How to Reset a Stuck Low Tire Pressure (TPMS) Light

Updated on January 18, 2019
Wolfy profile image

Kate is a research enthusiast with a Bachelor of Science degree from Sonoma State University. Kate has a passion for the automotive field.


The low tire pressure light, also know as the TPMS system, on your car should turn off when you have filled your tires to the proper pressure, or "PSI."

Sometimes, it just doesn't work though. The light doesn't always reset, sticking you with an annoying amber light, or as with newer vehicles, a constant message on your display that your tire pressure is low.

If you have ensured that the tire pressures in all of your tires are fine, including your spare tire (yes they have sensors too), and the warning light refuses to turn off, here are a few methods you can try to reset it.

4 Ways to Turn off the Low Tire Pressure ("TPMS") Light

Tools Required
1. Drive at 50 mph for 10 miles.
2. Use Your Vehicle's TPMS Reset Button.
3. Deflate & Reinflate the Tires
Air pump
4. Disconnect and Reconnect the Car's Battery

1. Drive at 50 mph for 10 Miles

Probably the easiest method is to drive about 10 miles at 50 mph. Use the cruise control to keep the speed constant. Some vehicles reset the sensors at higher speeds than others. Shut off the car. The next time you start it, the light should go off.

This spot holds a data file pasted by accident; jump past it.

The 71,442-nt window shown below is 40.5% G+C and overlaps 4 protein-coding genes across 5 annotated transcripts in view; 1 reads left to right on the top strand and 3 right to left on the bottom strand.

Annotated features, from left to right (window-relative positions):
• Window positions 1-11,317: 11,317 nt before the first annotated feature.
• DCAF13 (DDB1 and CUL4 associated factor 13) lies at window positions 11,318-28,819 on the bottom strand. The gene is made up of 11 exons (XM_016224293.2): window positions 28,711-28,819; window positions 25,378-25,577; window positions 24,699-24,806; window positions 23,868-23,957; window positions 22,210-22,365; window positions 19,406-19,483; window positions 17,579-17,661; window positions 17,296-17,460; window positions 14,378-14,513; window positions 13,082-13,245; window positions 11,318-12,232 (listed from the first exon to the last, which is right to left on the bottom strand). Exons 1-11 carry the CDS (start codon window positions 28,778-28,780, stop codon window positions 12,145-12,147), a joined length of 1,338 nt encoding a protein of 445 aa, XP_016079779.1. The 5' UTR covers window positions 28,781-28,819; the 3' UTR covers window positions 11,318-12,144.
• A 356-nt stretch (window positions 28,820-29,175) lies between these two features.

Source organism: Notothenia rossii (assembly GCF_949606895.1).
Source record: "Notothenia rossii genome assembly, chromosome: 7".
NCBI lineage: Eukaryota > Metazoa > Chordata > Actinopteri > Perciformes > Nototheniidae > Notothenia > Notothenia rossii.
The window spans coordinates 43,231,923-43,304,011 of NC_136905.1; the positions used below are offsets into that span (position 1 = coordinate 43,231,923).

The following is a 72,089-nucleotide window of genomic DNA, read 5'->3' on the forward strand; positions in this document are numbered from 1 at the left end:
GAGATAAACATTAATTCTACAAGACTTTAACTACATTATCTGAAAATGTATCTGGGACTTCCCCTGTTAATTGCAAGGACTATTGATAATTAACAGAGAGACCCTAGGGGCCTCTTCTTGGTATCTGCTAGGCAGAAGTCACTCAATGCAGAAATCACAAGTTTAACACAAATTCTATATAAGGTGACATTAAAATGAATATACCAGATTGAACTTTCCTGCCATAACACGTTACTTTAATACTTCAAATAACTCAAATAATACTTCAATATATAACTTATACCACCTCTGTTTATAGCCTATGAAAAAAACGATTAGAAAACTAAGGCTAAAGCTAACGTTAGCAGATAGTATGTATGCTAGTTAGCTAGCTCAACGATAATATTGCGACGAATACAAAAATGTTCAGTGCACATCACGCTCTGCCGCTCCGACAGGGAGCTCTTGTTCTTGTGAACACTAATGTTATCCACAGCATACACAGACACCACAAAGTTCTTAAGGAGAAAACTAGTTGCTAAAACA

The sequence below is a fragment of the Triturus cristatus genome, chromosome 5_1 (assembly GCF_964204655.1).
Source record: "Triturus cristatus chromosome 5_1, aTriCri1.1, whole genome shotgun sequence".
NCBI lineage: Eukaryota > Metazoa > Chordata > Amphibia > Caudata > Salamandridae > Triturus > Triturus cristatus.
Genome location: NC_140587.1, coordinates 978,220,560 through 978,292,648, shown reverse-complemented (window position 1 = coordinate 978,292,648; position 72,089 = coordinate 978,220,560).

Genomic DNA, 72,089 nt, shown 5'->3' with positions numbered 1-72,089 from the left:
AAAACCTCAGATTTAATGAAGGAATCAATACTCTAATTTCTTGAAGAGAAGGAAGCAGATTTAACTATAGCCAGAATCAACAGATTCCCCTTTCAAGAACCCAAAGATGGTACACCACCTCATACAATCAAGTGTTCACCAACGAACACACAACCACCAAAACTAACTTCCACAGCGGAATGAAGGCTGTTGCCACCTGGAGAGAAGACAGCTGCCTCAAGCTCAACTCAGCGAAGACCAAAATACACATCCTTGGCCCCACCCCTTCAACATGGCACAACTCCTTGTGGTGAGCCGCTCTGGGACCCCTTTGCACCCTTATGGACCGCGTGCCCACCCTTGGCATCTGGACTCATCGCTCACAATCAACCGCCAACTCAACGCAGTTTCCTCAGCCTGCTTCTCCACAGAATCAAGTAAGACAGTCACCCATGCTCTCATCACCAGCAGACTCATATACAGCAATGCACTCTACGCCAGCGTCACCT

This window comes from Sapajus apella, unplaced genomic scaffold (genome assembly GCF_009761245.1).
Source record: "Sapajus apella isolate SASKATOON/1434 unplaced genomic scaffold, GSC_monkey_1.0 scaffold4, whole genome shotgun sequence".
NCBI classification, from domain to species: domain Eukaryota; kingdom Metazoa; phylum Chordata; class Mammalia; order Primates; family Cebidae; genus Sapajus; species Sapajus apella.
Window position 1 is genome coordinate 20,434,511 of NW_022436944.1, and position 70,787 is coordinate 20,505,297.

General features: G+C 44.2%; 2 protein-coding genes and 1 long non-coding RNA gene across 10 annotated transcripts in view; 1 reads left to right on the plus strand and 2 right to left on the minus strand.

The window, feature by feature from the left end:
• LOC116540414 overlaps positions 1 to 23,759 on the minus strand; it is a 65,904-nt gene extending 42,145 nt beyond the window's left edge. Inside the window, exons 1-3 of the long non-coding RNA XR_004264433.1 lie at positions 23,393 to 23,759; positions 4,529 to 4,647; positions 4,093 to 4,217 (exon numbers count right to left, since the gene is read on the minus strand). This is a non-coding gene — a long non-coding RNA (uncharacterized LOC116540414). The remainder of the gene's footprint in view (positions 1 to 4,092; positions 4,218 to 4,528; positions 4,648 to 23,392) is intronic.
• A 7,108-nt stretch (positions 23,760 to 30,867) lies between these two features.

2. Use Your Vehicle's TPMS Reset Button

Each tire has a sensor. Sometimes the sensor system simply needs resetting. Check your owner's manual for the location of the TPMS (or Tire Pressure Monitoring System) reset button.

Put the key in the ignition and turn it to the "on" position, but do not start the car. Press and hold down the reset button (sometimes located under the steering wheel) until the low-pressure light blinks three times. Release the button. Start the vehicle and let it run for 20 minutes to let its computer re-calibrate each sensor. Turn off the ignition.